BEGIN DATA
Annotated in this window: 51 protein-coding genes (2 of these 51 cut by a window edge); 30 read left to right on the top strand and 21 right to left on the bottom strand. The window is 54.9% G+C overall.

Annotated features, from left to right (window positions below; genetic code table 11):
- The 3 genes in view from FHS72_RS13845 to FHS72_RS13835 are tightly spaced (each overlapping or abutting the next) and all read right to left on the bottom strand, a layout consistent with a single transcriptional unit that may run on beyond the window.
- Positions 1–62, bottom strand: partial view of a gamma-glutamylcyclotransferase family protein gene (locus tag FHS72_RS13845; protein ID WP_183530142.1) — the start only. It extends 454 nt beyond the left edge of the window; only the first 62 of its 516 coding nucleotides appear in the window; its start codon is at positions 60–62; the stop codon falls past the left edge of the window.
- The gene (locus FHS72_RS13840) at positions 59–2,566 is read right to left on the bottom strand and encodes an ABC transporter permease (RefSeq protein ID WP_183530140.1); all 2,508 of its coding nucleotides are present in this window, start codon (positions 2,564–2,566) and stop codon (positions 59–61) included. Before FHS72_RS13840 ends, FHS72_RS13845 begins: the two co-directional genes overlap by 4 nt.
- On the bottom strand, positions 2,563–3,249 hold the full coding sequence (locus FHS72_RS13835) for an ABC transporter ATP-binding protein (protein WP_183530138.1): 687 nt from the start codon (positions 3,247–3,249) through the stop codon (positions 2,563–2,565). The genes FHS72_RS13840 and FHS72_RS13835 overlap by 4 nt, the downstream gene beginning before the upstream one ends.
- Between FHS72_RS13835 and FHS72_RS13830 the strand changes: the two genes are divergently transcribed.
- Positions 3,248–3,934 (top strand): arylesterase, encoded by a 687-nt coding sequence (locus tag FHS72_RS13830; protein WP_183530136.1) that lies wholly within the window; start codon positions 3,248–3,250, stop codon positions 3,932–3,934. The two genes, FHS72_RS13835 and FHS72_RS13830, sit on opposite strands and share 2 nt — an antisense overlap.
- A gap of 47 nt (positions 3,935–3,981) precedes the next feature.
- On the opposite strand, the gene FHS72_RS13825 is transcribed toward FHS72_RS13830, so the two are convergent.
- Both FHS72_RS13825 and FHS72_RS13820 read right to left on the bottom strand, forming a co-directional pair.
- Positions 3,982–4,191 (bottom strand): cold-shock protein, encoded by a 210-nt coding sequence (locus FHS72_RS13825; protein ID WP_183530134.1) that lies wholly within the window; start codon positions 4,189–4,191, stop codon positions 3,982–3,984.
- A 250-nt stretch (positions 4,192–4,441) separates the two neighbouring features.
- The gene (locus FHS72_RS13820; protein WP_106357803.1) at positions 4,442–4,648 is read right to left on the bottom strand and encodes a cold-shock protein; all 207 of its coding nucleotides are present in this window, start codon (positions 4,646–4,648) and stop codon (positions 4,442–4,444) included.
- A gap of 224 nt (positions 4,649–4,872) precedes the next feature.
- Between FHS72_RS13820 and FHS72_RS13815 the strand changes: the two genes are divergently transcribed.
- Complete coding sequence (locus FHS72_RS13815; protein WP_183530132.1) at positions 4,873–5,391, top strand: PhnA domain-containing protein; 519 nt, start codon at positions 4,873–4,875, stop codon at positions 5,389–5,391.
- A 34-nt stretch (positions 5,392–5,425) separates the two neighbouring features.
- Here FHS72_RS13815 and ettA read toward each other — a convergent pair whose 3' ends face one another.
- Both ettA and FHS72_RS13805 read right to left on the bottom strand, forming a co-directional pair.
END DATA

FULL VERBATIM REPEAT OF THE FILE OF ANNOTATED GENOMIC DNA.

Annotated in this window: 51 protein-coding genes (2 of these 51 cut by a window edge); 30 read left to right on the top strand and 21 right to left on the bottom strand. The window is 54.9% G+C overall.

Annotated features, from left to right (window positions below; genetic code table 11):
- The 3 genes in view from FHS72_RS13845 to FHS72_RS13835 are tightly spaced (each overlapping or abutting the next) and all read right to left on the bottom strand, a layout consistent with a single transcriptional unit that may run on beyond the window.
- Positions 1–62, bottom strand: partial view of a gamma-glutamylcyclotransferase family protein gene (locus tag FHS72_RS13845; protein ID WP_183530142.1) — the start only. It extends 454 nt beyond the left edge of the window; only the first 62 of its 516 coding nucleotides appear in the window; its start codon is at positions 60–62; the stop codon falls past the left edge of the window.
- The gene (locus FHS72_RS13840) at positions 59–2,566 is read right to left on the bottom strand and encodes an ABC transporter permease (RefSeq protein ID WP_183530140.1); all 2,508 of its coding nucleotides are present in this window, start codon (positions 2,564–2,566) and stop codon (positions 59–61) included. Before FHS72_RS13840 ends, FHS72_RS13845 begins: the two co-directional genes overlap by 4 nt.
- On the bottom strand, positions 2,563–3,249 hold the full coding sequence (locus FHS72_RS13835) for an ABC transporter ATP-binding protein (protein WP_183530138.1): 687 nt from the start codon (positions 3,247–3,249) through the stop codon (positions 2,563–2,565). The genes FHS72_RS13840 and FHS72_RS13835 overlap by 4 nt, the downstream gene beginning before the upstream one ends.
- Between FHS72_RS13835 and FHS72_RS13830 the strand changes: the two genes are divergently transcribed.
- Positions 3,248–3,934 (top strand): arylesterase, encoded by a 687-nt coding sequence (locus tag FHS72_RS13830; protein WP_183530136.1) that lies wholly within the window; start codon positions 3,248–3,250, stop codon positions 3,932–3,934. The two genes, FHS72_RS13835 and FHS72_RS13830, sit on opposite strands and share 2 nt — an antisense overlap.
- A gap of 47 nt (positions 3,935–3,981) precedes the next feature.
- On the opposite strand, the gene FHS72_RS13825 is transcribed toward FHS72_RS13830, so the two are convergent.
- Both FHS72_RS13825 and FHS72_RS13820 read right to left on the bottom strand, forming a co-directional pair.
- Positions 3,982–4,191 (bottom strand): cold-shock protein, encoded by a 210-nt coding sequence (locus FHS72_RS13825; protein ID WP_183530134.1) that lies wholly within the window; start codon positions 4,189–4,191, stop codon positions 3,982–3,984.
- A 250-nt stretch (positions 4,192–4,441) separates the two neighbouring features.
- The gene (locus FHS72_RS13820; protein WP_106357803.1) at positions 4,442–4,648 is read right to left on the bottom strand and encodes a cold-shock protein; all 207 of its coding nucleotides are present in this window, start codon (positions 4,646–4,648) and stop codon (positions 4,442–4,444) included.
- A gap of 224 nt (positions 4,649–4,872) precedes the next feature.
- Between FHS72_RS13820 and FHS72_RS13815 the strand changes: the two genes are divergently transcribed.
- Complete coding sequence (locus FHS72_RS13815; protein WP_183530132.1) at positions 4,873–5,391, top strand: PhnA domain-containing protein; 519 nt, start codon at positions 4,873–4,875, stop codon at positions 5,389–5,391.
- A 34-nt stretch (positions 5,392–5,425) separates the two neighbouring features.
- Here FHS72_RS13815 and ettA read toward each other — a convergent pair whose 3' ends face one another.
- Both ettA and FHS72_RS13805 read right to left on the bottom strand, forming a co-directional pair.